Bumble was a near neighbour when I was a little girl growing up in Headington. I hated her. Not, I hasten to add, because she had done anything (she hadn’t) – because I hated Penny (who lived a three minute walk away) too.
So what was it with these two small girls, one seven years and three weeks younger and the other thirteen months my junior (note: I had the weird memory for birth dates even then!)?
Jealousy and a strange kind of grief, in both cases. You see, they were, for a while, the best friends of my next two sisters down – and I, with no best friend of my own (and a very close early bond with sibling one), was roused to anger and violence and confusion and resentment.
I had best friends, but they left me (Bruce went to Australia when we were five; Cathie Elliott moved to another part of the country when we were nine and I never saw her again). I was heart-broken, inconsolable for ages, cried and cried and felt so lost and hurt I can recall that feeling even now.
I can see now – and to my shame – that I took this horrible wounded feeling out on those two younger children, tormenting Bumble and, on one hot and spiteful day, whacking Penny over the nose with a maraca.
I knew, even then, that my actions were mean, uncontrolled and wrong. Sly, too, in the case of Bumble: I didn’t let the adults see the small acts of bullying I indulged in on the slight slope of our front garden, and I admit I got a nasty thrill, a shaming sense of power, from her fear.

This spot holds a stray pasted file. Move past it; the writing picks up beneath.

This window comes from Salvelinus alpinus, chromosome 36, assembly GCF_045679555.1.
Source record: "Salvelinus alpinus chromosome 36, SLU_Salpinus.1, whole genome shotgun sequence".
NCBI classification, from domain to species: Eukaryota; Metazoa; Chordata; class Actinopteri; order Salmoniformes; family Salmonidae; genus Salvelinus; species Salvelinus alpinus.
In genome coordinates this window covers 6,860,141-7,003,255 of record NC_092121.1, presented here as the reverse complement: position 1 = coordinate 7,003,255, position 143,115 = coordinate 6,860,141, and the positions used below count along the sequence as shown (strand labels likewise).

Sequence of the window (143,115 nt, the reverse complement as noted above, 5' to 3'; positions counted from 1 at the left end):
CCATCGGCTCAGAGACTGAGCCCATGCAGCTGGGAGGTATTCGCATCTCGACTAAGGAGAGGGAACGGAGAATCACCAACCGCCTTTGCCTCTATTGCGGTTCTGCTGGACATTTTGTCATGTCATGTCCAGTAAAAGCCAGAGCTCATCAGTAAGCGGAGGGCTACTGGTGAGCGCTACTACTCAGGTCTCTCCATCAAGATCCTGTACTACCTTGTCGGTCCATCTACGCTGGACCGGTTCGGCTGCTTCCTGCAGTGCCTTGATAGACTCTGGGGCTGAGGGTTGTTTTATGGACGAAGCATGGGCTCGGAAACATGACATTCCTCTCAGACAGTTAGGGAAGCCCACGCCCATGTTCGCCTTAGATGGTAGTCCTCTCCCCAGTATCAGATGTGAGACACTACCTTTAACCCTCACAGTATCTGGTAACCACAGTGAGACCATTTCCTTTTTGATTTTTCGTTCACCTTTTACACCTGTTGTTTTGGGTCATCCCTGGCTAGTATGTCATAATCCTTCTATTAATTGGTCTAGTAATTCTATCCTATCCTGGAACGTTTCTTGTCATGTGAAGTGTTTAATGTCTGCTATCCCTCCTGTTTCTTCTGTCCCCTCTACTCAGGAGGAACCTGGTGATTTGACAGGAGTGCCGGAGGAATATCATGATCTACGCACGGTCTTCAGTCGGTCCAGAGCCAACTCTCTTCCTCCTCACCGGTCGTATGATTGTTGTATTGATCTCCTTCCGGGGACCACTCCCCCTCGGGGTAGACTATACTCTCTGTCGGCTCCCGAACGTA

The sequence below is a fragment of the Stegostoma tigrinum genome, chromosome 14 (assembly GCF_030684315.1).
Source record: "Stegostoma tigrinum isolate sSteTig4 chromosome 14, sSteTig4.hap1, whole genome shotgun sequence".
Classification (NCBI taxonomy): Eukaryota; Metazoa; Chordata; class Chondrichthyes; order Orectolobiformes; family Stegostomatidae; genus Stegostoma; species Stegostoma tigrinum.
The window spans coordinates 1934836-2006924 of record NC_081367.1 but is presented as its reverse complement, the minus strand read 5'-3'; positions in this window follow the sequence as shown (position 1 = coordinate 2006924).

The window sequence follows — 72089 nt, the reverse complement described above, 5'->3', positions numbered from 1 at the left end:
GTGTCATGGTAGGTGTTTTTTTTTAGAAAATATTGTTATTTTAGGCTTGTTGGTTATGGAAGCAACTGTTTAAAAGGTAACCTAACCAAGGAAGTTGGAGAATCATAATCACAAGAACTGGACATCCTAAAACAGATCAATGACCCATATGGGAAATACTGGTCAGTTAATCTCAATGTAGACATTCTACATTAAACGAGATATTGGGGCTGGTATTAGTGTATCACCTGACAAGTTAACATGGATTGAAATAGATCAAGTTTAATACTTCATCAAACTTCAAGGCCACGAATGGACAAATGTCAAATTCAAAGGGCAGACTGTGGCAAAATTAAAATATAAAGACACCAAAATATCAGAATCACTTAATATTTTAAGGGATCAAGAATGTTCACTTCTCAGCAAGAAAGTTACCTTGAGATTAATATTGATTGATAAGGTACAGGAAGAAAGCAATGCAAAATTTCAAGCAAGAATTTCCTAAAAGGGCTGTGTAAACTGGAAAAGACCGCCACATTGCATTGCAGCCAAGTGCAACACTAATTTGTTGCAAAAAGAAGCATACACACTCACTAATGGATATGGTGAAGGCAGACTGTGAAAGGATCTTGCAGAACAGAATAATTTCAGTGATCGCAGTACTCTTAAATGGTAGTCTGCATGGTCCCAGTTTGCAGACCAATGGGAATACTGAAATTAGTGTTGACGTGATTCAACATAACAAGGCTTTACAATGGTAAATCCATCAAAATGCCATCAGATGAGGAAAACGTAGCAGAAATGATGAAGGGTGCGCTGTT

But seeing the blood flowing from Penny’s nose stopped me in my tracks. It was a real wake-up call, a sign of something I was capable of and did not want to encourage. Similarly, the day Bumble’s unspoken anxiety became tears, my heart turned over with sorrow and mute apology: How could I – bullied so often myself – inflict this upon a child seven years younger? Or any child, come to that?
Both of those children are now grown women in their fifties. They may well both be parents and grandparents. I have not seen either of them since the seventies.
But the word ‘bumble’ still has a freight of guilt and sadness attached to it, and I wrote this piece through a haze of tears.